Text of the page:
This post is taken from what I guess could be called a “journal”, although I’m fairly inconsistent in writing in it. It’s a dialogue, not a dissertation; a treatment, not a treatise. It’s been modified only slightly for posting here, but it may seem a little stilted in its phrasing. Mostly because I started off talking to myself about myself. That can be both interesting and frightening. It can also be a total bore – but I won’t intentionally post anything like that. Without warning. 8^)
I want to please God. I don’t want to displease Him.
The desire to not displease Him is stronger than the desire to please Him because I’m afraid.
I am afraid because my eyes are not wholly on Him. I am focused on my own abilities (or the lack therof, as I usually see it), and therefore feel sure that I will fail and displease Him.
I need to take me out of the equation. I need to focus on God’s ability and the abilities and gifts that he has placed within me – and any others that He yet will place within me.
As long as I am focused too much on myself and on my own ability and perceived disability, I will fail, I will fall. And anything that I do try to do will be harder than it needs to be – because I am trying to do it myself, by myself.
By works. Without faith.
Faith without works is dead – and works without faith are dead before Him. And just as easy and beneficial (and smelly) as dragging the corpse of my own flesh behind me.
Anything I do without my eyes and heart being on Him, I am doing apart from faith. The Bible says that what is not from faith is from fear. Peter walked on the water by faith – his eyes on Jesus. But as soon as he took his eyes off of Jesus and looked at the wind, and at the waves of the water, he allowed fear to overpower what faith that he had. His eyes were on the elements alone, so it became about his ability to walk on water alone – rather than about Jesus’s ability to empower Peter to walk on water through his faith (trust) in Jesus (God).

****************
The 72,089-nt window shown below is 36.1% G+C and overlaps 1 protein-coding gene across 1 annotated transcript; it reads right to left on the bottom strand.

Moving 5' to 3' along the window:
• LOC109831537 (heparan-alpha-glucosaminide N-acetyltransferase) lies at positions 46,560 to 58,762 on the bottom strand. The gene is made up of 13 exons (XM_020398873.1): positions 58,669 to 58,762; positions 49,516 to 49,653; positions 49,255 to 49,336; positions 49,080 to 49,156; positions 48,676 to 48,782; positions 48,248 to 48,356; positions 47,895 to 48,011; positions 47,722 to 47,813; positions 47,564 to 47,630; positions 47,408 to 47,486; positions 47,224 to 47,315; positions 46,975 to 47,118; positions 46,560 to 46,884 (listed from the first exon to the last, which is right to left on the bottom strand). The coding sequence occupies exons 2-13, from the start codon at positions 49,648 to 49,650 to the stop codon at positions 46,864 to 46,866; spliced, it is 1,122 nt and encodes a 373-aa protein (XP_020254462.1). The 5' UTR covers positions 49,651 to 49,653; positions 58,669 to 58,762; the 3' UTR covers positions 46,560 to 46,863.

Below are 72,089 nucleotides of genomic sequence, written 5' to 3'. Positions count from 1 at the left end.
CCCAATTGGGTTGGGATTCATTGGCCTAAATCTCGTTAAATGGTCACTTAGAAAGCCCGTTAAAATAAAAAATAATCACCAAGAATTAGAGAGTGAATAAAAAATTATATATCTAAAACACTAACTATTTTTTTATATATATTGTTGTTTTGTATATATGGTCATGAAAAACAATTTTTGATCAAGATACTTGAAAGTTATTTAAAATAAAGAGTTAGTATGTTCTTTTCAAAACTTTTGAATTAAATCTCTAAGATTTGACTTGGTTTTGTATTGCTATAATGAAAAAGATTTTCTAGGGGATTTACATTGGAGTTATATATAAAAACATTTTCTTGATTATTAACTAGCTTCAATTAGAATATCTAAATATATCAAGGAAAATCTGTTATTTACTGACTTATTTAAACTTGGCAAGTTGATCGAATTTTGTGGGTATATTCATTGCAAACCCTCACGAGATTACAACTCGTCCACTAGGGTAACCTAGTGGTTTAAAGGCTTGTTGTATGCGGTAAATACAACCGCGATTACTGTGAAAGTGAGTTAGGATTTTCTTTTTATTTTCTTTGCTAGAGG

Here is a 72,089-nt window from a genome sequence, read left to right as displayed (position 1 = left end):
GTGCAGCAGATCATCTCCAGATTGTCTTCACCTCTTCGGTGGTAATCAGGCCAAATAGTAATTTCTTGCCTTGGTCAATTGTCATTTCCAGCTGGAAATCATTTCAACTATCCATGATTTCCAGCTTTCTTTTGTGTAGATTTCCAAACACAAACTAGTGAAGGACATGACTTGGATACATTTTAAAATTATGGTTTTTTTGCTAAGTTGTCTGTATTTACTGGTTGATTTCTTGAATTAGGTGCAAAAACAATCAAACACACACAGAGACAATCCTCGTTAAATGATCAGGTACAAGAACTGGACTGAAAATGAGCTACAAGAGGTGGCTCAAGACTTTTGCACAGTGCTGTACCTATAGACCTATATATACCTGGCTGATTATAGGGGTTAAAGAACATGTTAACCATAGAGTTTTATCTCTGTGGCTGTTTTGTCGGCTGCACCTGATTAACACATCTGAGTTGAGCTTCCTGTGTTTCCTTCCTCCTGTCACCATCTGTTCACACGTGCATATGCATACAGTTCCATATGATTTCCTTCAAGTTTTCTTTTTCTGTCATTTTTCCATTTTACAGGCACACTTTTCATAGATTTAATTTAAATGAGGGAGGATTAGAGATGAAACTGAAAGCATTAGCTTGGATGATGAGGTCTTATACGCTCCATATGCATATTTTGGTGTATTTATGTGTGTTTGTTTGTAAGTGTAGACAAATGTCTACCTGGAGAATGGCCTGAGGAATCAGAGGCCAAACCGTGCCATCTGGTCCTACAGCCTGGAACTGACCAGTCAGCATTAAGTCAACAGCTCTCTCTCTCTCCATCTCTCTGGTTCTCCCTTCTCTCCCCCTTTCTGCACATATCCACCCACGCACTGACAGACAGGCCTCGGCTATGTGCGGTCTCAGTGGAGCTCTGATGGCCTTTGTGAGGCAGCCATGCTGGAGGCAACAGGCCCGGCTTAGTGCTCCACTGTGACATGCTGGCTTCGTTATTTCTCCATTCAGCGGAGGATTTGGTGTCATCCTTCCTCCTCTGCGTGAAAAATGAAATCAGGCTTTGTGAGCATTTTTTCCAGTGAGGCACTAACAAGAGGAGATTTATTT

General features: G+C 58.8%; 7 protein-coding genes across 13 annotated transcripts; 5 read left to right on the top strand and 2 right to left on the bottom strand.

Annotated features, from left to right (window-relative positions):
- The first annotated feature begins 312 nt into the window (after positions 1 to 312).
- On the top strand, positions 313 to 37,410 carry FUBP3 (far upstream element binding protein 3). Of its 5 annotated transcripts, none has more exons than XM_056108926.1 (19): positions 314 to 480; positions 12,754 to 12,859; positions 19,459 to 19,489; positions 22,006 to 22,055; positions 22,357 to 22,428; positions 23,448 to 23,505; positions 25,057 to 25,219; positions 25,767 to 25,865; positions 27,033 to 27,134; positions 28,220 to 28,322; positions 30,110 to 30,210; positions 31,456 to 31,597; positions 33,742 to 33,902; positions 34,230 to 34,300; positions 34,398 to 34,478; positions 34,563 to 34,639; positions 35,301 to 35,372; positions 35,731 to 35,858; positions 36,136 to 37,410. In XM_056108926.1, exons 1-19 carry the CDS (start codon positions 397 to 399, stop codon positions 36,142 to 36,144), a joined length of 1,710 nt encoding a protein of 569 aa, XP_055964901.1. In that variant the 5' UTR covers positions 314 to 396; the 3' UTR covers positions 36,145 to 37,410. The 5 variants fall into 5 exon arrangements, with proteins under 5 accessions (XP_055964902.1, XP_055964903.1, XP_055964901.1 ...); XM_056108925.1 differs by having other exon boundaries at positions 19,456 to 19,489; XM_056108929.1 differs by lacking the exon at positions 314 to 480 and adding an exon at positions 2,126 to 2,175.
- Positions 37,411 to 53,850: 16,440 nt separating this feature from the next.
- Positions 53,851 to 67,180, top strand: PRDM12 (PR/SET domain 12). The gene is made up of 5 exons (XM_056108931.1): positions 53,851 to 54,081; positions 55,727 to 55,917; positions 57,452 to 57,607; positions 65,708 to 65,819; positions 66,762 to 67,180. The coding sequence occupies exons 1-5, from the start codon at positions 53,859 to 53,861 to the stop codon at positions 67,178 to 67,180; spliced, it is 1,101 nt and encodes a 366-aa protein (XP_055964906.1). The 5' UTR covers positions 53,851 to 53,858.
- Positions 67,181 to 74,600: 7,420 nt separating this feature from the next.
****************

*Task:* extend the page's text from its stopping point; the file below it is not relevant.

Peter’s mistake wasn’t in getting out of the boat, it was in taking his eyes off of Jesus. It’s not that he didn’t have any faith, it’s that he stopped using it. He started to trust in what he saw and felt more than in the One who had made them all.
It’s still plain to me that Peter pleased Jesus, though. Not because he walked on the water. But because he wanted to be where Jesus was enough to ask Jesus to call him to his side; and because he trusted Jesus enough to get out of the boat and start walking.
Eyes on my own ability – works. Limited and limiting. Seemingly paradoxical hallmarks are pride and fear (though they actually harmonize). I may take great pride in an ability, but once I am relying on my own ability alone to do everything, there may come a day when that ability fails…and great fear may take its place.
Eyes on Jesus – faith. Unlimited and de-limiting. Hallmarks are humility, joy, love, and life more abundantly. Peace – being reconciled with God and therefore made whole, one with Him.
Obeying Jesus – putting actions together with your faith. And all things become possible.
I have faith – because God gave all of us a measure of it. If I feel its “lack”, my faith is only weak from lack of consistent use – or I am feeling weak in myself from long hours of what I pray is faithful work. And it’s going on believing (and acting on that belief) in spite of my feeling a “lack” of faith which strengthens the faith that I have.
Faith doesn’t falter, faith doesn’t fail. Love never fails. If anything “falters”, it is my own grip on faith and love, my own understanding of or commitment to them. But they do not fail.
I must trust in the one calling me, for he is faithful.